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The E-Sylum:  Volume 9, Number 20, May 14, 2006, Article 26

ESCALA OFFICES RAIDED IN PYRAMID SCHEME INVESTIGATION

A couple subscribers forwarded reports from Spain of raids on
the company formerly known as Greg Manning Auctions.  Although
the current investigation focuses on the sale of stamps, some
news accounts claim other collectibles may be involved.  The
company has numismatic divisions in the U.S., including Bowers
and Merena Auctions Spectrum Numismatics and Teletrade.  The
bulk of the parent company's profits came from stamp sales.

"Shares of New York auction house Escala Group Inc. lost more
than half their value Tuesday after Spanish police raided the
offices of Escala, its majority owner and another company in
a probe of alleged fraud involving collectible stamps.

Spanish police arrested eight people in connection with the
alleged fraud that could affect as many as 200,000 small
investors, authorities said Tuesday.

Escala's stock plummeted $19.77, or 62 percent, to close at
$12.23 on the Nasdaq Stock Market. The stock has traded in a
52-week range of $9 to $35. Escala, which is based in New York,
was previously known as Greg Manning Auctions until it changed
its name last year."

"The raids were part of a joint investigation launched by Spain's
National Court, tax authorities, financial crime prosecutors and
the National Police over an alleged pyramid-type scheme based on
overpriced stamps and other collectibles."

"The raids came after Barron's investment magazine extensively
reported questionable practices at Afinsa, which operates a
"no-lose" stamp-sales program for investors in Spain and Portugal.
Many of the investors are retired individuals allocating an
average of 150 to 300 euros ($190-$380), according to court
officials."

To read the complete article on Yahoo News, see: Full Story

"In Spain, television broadcasts were full of images of Spanish
investors virtually besieging Escala's office, demanding more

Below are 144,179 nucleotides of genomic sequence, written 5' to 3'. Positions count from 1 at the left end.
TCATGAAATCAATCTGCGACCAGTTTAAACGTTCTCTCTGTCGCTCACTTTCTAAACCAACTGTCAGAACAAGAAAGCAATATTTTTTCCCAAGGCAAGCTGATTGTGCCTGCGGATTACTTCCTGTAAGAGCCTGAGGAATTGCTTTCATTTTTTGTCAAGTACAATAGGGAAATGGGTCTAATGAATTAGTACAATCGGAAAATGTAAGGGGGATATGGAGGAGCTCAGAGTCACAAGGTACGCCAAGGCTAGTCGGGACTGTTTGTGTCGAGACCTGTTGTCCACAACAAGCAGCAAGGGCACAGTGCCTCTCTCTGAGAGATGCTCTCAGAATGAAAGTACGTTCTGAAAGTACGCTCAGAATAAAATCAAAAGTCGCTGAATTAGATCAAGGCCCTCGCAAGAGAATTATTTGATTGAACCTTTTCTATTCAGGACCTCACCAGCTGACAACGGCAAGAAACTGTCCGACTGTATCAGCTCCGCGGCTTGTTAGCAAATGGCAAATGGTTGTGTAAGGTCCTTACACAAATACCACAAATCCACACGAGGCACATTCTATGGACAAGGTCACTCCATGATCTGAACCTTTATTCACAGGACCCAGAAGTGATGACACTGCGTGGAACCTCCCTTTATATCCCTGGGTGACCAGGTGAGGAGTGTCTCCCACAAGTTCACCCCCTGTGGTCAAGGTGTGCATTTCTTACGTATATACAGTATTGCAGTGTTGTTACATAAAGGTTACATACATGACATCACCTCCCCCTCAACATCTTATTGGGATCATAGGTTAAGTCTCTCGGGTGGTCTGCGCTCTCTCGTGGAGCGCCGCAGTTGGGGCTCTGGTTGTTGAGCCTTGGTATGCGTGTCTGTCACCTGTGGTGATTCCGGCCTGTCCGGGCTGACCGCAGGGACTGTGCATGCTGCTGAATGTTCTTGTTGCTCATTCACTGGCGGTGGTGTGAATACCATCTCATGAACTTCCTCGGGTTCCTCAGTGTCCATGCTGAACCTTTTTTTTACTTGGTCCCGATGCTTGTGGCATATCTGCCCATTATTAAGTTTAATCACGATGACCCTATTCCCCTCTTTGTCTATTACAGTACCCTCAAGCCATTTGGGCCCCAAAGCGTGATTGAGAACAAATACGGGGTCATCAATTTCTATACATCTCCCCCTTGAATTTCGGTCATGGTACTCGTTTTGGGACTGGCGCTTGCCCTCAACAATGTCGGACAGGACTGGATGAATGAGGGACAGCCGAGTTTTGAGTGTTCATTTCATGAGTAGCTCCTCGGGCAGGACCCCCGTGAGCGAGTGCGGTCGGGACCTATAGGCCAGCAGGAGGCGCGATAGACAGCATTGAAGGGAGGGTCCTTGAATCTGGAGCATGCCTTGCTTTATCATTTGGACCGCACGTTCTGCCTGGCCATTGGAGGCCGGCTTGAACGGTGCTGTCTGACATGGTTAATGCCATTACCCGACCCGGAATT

information on the allegations of stamp-investing fraud."

"It's going to be one of the biggest financial scandals in Europe,"
says Charles Dupplin, chairman of the art and private client division
of Hiscox, a London specialty insurer that cut ties with Afinsa last
year amid media reports questioning its business practices. "It's
really awful."

According to Barron's and The Wall Street Journal, experts have
questioned Afinsa's valuation methods for rare stamps. The stamps
underpinned investment contracts that guaranteed a return of 6%
to 10% over a fixed period, with a money-back guarantee when the
contracts expire. Many of the estimated 350,000 investors, mostly
in Spain and Portugal, were retirees buying contracts worth a few
hundred dollars. Critics have dubbed the guaranteed-return program
a Ponzi scheme that depends on pulling in more participants to
continue funding the returns."

"Escala also counts among its business units a number of small
auction houses in the U.S. including Ivy & Manning Philatelic
Auctions, Greg Manning Galleries, Spectrum Numismatics, Teletrade,
Nutmeg Stamp Sales and Superior Sports Auctions. In Europe, the
group includes Spain's Auctentia Subastas (Afinsa Auctions),
Switzerland's Corinphila Auktionen, and the Koehler group of
auction companies in Germany. In Asia, its auctions operations
are conducted through John Bull Stamp Auctions, the oldest
philatelic auction house in Hong Kong."

"The investigation should have little effect on the broader
stamp market, says James Kloetzel, editor of Scott's, a Sidney,
Ohio, publisher of stamp catalogs.

"As far as I know those [auctions] are all on the up and up,"
he says. "They're selling real stamps to real buyers at real
prices.  Where the problem came in was the investment area.
They set values [for the stamps that guaranteed the investment
contracts] using catalog prices that don't reflect what a
collector will actually pay."

To read the complete article in Smart Money, see: Full Story

One reader sent a copy of an article from The Financial Times:

"According to one UK-based trader, Escala became a “giant hoover”
of stamps in international markets, and because it bought in bulk,
it was able to command huge discounts from smaller dealers.
Philatelic experts say little of what Escala bought on the market
could be considered investment grade.

“They bought damaged stamps, worth only 1 per cent of catalogue
value, or stamps that were not rare, and therefore had no
investment value,” one philatelic expert said.

Afinsa insists it only deals in investment grade stamps, and
this is reflected in the value of its transactions with Escala.
But OCU, a Spanish consumer lobby group which bought a set of
stamps from Afinsa for €600 last year, was only able to recover
5 per cent of the purchase price when it tried to sell the
stamps on the open market."

  Wayne Homren, Editor

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